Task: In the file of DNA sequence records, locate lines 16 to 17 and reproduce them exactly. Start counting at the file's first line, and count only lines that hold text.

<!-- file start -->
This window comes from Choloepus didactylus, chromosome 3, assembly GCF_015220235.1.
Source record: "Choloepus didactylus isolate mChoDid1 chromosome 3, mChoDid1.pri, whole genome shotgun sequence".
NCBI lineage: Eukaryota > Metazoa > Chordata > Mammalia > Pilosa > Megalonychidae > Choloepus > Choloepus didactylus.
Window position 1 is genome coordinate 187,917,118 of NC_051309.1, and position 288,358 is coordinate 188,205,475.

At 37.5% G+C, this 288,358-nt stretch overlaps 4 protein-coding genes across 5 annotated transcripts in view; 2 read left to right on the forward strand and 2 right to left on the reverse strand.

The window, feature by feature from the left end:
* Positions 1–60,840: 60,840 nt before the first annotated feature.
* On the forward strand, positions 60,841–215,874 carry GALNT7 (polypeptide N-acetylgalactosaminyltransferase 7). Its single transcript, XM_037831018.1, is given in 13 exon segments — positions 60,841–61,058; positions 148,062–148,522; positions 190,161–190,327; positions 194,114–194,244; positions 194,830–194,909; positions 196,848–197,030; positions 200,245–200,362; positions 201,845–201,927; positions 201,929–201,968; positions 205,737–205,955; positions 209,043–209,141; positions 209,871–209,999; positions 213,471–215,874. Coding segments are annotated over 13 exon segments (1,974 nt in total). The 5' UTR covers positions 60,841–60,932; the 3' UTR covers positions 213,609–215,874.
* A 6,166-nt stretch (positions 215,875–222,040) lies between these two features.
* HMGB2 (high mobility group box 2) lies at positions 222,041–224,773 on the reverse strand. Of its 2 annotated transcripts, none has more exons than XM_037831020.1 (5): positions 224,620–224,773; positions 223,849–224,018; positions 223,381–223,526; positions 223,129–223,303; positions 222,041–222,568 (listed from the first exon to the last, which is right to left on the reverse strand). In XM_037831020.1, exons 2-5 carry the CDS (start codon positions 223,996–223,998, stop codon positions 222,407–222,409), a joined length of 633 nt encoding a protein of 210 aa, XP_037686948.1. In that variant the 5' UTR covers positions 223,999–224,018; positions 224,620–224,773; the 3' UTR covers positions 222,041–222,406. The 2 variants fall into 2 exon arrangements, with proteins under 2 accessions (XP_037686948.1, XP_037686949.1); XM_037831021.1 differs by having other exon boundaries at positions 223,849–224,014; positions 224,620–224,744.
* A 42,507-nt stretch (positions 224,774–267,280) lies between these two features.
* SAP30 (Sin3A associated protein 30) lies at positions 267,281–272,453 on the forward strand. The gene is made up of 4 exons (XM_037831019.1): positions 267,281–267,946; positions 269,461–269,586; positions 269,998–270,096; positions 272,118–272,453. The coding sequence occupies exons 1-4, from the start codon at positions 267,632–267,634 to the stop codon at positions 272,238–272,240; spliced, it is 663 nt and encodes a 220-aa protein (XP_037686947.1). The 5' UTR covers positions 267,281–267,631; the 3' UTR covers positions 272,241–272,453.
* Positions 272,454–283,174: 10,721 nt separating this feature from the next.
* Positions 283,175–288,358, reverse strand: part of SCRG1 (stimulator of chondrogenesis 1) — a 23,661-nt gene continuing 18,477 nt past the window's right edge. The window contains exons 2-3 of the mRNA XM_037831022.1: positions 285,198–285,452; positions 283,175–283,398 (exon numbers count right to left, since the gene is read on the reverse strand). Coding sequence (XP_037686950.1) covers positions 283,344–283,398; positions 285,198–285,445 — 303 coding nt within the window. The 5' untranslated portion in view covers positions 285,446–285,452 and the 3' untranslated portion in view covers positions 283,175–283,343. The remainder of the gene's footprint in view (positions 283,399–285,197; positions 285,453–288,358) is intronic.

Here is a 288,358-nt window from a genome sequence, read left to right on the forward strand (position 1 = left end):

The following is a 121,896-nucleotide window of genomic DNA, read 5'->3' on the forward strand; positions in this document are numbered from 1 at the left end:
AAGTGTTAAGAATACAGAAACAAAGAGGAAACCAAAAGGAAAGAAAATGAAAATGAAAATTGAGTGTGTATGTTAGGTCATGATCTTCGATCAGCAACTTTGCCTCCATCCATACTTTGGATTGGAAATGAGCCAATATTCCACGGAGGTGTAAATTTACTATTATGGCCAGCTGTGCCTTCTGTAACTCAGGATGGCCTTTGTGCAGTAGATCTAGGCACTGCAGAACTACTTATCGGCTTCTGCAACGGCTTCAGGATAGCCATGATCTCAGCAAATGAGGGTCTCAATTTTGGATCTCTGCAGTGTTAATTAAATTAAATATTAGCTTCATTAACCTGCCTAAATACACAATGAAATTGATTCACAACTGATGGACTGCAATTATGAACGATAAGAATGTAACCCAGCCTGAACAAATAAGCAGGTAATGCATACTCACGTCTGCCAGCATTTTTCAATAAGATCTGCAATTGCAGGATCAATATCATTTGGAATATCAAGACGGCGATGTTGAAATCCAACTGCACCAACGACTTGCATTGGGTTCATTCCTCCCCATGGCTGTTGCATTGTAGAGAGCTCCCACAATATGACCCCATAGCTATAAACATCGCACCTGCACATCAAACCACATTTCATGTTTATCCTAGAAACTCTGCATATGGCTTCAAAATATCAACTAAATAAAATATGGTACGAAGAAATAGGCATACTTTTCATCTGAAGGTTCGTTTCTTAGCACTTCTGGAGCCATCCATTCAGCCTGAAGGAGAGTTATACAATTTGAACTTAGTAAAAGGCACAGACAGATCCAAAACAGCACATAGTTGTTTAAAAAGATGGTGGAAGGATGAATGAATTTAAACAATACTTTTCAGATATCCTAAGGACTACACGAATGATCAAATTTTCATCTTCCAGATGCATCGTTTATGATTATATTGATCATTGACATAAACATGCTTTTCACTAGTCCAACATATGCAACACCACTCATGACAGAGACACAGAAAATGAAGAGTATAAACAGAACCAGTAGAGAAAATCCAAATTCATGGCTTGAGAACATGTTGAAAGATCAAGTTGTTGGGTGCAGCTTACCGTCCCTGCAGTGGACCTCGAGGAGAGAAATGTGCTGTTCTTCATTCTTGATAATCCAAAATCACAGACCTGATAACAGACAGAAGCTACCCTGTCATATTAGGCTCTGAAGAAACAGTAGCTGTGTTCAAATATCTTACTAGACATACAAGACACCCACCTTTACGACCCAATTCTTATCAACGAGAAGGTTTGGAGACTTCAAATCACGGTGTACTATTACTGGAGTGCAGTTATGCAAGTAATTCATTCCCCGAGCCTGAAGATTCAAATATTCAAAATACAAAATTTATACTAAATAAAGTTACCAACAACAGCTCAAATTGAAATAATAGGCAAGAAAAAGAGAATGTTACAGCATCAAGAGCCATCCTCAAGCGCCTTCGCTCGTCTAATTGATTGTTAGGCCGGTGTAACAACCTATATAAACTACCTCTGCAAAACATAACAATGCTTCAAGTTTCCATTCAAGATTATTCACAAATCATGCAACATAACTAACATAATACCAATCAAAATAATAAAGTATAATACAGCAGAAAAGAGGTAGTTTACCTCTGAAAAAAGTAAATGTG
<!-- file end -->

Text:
The following is a 121,896-nucleotide window of genomic DNA, read 5'->3' on the forward strand; positions in this document are numbered from 1 at the left end:
AAGTGTTAAGAATACAGAAACAAAGAGGAAACCAAAAGGAAAGAAAATGAAAATGAAAATTGAGTGTGTATGTTAGGTCATGATCTTCGATCAGCAACTTTGCCTCCATCCATACTTTGGATTGGAAATGAGCCAATATTCCACGGAGGTGTAAATTTACTATTATGGCCAGCTGTGCCTTCTGTAACTCAGGATGGCCTTTGTGCAGTAGATCTAGGCACTGCAGAACTACTTATCGGCTTCTGCAACGGCTTCAGGATAGCCATGATCTCAGCAAATGAGGGTCTCAATTTTGGATCTCTGCAGTGTTAATTAAATTAAATATTAGCTTCATTAACCTGCCTAAATACACAATGAAATTGATTCACAACTGATGGACTGCAATTATGAACGATAAGAATGTAACCCAGCCTGAACAAATAAGCAGGTAATGCATACTCACGTCTGCCAGCATTTTTCAATAAGATCTGCAATTGCAGGATCAATATCATTTGGAATATCAAGACGGCGATGTTGAAATCCAACTGCACCAACGACTTGCATTGGGTTCATTCCTCCCCATGGCTGTTGCATTGTAGAGAGCTCCCACAATATGACCCCATAGCTATAAACATCGCACCTGCACATCAAACCACATTTCATGTTTATCCTAGAAACTCTGCATATGGCTTCAAAATATCAACTAAATAAAATATGGTACGAAGAAATAGGCATACTTTTCATCTGAAGGTTCGTTTCTTAGCACTTCTGGAGCCATCCATTCAGCCTGAAGGAGAGTTATACAATTTGAACTTAGTAAAAGGCACAGACAGATCCAAAACAGCACATAGTTGTTTAAAAAGATGGTGGAAGGATGAATGAATTTAAACAATACTTTTCAGATATCCTAAGGACTACACGAATGATCAAATTTTCATCTTCCAGATGCATCGTTTATGATTATATTGATCATTGACATAAACATGCTTTTCACTAGTCCAACATATGCAACACCACTCATGACAGAGACACAGAAAATGAAGAGTATAAACAGAACCAGTAGAGAAAATCCAAATTCATGGCTTGAGAACATGTTGAAAGATCAAGTTGTTGGGTGCAGCTTACCGTCCCTGCAGTGGACCTCGAGGAGAGAAATGTGCTGTTCTTCATTCTTGATAATCCAAAATCACAGACCTGATAACAGACAGAAGCTACCCTGTCATATTAGGCTCTGAAGAAACAGTAGCTGTGTTCAAATATCTTACTAGACATACAAGACACCCACCTTTACGACCCAATTCTTATCAACGAGAAGGTTTGGAGACTTCAAATCACGGTGTACTATTACTGGAGTGCAGTTATGCAAGTAATTCATTCCCCGAGCCTGAAGATTCAAATATTCAAAATACAAAATTTATACTAAATAAAGTTACCAACAACAGCTCAAATTGAAATAATAGGCAAGAAAAAGAGAATGTTACAGCATCAAGAGCCATCCTCAAGCGCCTTCGCTCGTCTAATTGATTGTTAGGCCGGTGTAACAACCTATATAAACTACCTCTGCAAAACATAACAATGCTTCAAGTTTCCATTCAAGATTATTCACAAATCATGCAACATAACTAACATAATACCAATCAAAATAATAAAGTATAATACAGCAGAAAAGAGGTAGTTTACCTCTGAAAAAAGTAAATGTG